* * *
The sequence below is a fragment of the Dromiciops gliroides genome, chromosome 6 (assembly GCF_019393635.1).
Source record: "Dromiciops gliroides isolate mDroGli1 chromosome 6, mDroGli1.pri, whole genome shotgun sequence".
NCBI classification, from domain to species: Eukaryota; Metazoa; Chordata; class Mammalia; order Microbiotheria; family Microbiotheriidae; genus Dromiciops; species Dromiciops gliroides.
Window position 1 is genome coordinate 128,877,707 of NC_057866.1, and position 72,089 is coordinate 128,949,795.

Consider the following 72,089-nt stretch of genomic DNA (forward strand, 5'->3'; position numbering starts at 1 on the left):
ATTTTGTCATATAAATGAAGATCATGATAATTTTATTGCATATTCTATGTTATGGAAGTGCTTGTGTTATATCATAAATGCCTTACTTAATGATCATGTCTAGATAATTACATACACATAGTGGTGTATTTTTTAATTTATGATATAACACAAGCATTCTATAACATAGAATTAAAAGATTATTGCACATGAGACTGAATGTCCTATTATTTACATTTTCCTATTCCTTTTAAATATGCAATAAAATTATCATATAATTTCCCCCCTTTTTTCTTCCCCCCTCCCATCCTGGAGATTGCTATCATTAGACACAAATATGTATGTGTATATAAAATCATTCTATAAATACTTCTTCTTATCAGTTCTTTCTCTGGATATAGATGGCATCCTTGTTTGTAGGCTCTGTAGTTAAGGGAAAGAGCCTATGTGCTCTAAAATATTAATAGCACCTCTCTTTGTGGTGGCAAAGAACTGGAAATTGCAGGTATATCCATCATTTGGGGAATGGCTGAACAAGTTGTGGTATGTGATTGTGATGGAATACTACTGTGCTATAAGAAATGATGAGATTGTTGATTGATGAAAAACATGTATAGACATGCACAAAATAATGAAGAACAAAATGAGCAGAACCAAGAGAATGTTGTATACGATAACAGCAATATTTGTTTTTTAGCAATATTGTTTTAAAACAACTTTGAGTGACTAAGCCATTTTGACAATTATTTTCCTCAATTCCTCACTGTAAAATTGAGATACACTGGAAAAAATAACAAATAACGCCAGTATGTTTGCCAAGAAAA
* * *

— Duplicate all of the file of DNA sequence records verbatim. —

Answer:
The sequence below is a fragment of the Dromiciops gliroides genome, chromosome 6 (assembly GCF_019393635.1).
Source record: "Dromiciops gliroides isolate mDroGli1 chromosome 6, mDroGli1.pri, whole genome shotgun sequence".
NCBI classification, from domain to species: Eukaryota; Metazoa; Chordata; class Mammalia; order Microbiotheria; family Microbiotheriidae; genus Dromiciops; species Dromiciops gliroides.
Window position 1 is genome coordinate 128,877,707 of NC_057866.1, and position 72,089 is coordinate 128,949,795.

Consider the following 72,089-nt stretch of genomic DNA (forward strand, 5'->3'; position numbering starts at 1 on the left):
ATTTTGTCATATAAATGAAGATCATGATAATTTTATTGCATATTCTATGTTATGGAAGTGCTTGTGTTATATCATAAATGCCTTACTTAATGATCATGTCTAGATAATTACATACACATAGTGGTGTATTTTTTAATTTATGATATAACACAAGCATTCTATAACATAGAATTAAAAGATTATTGCACATGAGACTGAATGTCCTATTATTTACATTTTCCTATTCCTTTTAAATATGCAATAAAATTATCATATAATTTCCCCCCTTTTTTCTTCCCCCCTCCCATCCTGGAGATTGCTATCATTAGACACAAATATGTATGTGTATATAAAATCATTCTATAAATACTTCTTCTTATCAGTTCTTTCTCTGGATATAGATGGCATCCTTGTTTGTAGGCTCTGTAGTTAAGGGAAAGAGCCTATGTGCTCTAAAATATTAATAGCACCTCTCTTTGTGGTGGCAAAGAACTGGAAATTGCAGGTATATCCATCATTTGGGGAATGGCTGAACAAGTTGTGGTATGTGATTGTGATGGAATACTACTGTGCTATAAGAAATGATGAGATTGTTGATTGATGAAAAACATGTATAGACATGCACAAAATAATGAAGAACAAAATGAGCAGAACCAAGAGAATGTTGTATACGATAACAGCAATATTTGTTTTTTAGCAATATTGTTTTAAAACAACTTTGAGTGACTAAGCCATTTTGACAATTATTTTCCTCAATTCCTCACTGTAAAATTGAGATACACTGGAAAAAATAACAAATAACGCCAGTATGTTTGCCAAGAAAA